California’s new Local Control Funding Formula requires districts to submit annual Local Control Accountability Plans. The first ones are due by the end of next month.
Michael Stone with the California Music Educators Association says the old formula, which set aside money for individual programs, provided a measure of stability.
“We had an arts and music block grant that was distinct for music education,” says Stone. “We were sorry to see that go away to be honest.”
But Stone says this year his Bakersfield district will get an extra $11 million in funding for low-income and disadvantaged students and some of that could be directed toward music.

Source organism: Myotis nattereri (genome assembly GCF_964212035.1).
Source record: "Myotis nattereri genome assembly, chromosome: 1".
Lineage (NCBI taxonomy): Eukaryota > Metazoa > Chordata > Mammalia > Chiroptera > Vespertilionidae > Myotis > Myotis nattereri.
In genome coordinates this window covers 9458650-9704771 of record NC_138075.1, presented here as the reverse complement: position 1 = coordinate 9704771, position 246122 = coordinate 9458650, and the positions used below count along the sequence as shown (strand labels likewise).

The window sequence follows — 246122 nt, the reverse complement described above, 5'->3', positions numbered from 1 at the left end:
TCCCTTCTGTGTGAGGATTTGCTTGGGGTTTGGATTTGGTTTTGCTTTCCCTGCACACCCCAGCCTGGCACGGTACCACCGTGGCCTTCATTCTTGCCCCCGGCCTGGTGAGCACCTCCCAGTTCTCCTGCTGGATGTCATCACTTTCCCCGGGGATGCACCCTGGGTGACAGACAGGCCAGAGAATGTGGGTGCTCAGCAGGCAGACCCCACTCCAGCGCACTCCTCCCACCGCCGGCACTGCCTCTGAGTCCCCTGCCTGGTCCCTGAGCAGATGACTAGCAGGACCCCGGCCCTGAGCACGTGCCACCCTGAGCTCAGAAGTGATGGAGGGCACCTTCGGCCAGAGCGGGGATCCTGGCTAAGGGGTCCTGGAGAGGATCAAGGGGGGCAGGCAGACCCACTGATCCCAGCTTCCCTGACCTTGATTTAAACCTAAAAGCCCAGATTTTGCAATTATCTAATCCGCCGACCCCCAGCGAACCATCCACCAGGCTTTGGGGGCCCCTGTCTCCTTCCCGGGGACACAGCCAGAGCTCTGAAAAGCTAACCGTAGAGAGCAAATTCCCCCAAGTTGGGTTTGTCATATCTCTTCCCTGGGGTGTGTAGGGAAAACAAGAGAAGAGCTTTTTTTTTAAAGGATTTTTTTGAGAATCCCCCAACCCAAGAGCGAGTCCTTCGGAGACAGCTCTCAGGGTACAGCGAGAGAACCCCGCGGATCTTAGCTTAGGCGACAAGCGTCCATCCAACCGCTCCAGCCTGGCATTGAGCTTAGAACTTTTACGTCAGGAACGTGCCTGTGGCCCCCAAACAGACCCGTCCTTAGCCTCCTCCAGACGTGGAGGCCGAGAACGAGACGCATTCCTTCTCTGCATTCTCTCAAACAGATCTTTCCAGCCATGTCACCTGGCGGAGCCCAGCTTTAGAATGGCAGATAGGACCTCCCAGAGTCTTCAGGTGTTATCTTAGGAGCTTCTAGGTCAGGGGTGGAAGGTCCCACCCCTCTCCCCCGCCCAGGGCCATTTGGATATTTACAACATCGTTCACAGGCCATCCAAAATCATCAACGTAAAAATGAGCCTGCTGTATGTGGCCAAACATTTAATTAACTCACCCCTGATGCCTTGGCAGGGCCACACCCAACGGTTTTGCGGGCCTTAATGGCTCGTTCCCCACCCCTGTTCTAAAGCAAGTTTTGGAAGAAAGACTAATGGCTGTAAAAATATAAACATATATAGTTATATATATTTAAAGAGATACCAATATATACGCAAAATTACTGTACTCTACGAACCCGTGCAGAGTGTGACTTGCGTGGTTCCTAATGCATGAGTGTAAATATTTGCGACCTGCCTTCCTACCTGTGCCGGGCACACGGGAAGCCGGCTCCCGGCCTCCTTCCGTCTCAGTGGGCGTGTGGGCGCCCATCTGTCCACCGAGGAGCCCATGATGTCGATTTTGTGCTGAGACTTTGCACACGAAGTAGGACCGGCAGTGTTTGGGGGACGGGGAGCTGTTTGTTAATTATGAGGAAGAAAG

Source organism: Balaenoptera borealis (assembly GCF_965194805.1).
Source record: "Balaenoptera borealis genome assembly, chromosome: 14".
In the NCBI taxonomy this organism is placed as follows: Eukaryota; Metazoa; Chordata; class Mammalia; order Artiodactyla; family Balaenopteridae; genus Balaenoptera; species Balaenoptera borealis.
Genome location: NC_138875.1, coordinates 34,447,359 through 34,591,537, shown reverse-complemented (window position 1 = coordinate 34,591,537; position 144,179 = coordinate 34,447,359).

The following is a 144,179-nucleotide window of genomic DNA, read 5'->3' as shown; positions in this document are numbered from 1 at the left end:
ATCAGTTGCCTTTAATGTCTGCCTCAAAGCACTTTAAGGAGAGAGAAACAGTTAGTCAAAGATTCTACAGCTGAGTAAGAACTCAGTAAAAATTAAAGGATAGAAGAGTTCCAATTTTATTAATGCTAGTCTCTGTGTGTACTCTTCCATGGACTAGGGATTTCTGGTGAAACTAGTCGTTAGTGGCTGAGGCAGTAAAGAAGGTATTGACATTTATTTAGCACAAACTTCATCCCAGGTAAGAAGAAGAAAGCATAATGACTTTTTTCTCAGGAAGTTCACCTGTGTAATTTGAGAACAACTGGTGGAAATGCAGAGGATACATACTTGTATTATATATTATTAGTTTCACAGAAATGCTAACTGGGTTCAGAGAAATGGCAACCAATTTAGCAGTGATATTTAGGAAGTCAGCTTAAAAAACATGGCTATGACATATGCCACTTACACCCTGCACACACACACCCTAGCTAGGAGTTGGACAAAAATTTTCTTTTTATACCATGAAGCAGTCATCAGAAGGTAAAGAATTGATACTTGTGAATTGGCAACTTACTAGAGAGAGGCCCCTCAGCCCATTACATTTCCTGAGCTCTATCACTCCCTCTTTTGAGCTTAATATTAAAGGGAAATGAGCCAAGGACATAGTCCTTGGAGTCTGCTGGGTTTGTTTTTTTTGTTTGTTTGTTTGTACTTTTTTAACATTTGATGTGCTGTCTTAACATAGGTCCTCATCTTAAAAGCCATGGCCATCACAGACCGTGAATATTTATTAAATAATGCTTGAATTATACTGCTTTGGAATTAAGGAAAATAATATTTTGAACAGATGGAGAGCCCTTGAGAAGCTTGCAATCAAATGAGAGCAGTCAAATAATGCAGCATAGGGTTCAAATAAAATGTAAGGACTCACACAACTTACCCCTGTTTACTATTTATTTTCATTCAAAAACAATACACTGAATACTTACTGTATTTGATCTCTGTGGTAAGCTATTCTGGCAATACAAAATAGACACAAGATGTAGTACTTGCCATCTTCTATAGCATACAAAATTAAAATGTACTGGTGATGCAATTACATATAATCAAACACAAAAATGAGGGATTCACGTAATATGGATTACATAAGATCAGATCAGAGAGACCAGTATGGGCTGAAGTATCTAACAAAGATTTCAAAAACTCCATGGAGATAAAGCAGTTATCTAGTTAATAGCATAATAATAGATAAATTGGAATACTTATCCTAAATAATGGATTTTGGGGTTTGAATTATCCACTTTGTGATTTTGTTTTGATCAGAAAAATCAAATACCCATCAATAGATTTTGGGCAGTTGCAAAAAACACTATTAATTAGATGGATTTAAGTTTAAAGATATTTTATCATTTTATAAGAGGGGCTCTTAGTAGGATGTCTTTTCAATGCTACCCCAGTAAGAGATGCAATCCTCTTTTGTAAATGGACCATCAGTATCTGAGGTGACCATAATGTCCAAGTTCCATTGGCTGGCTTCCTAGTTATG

Sibyl O’Malley with the California Alliance for Arts Education agrees.
“The money is there,” she says. “It’s just a matter of whether a district chooses to spend it on arts education.”
Music education advocates say there are half the number of school music programs there were a few decades ago. They say that’s because of falling property tax revenue and recent budget shortfalls.
The districts must post their plans on-line before June 30.
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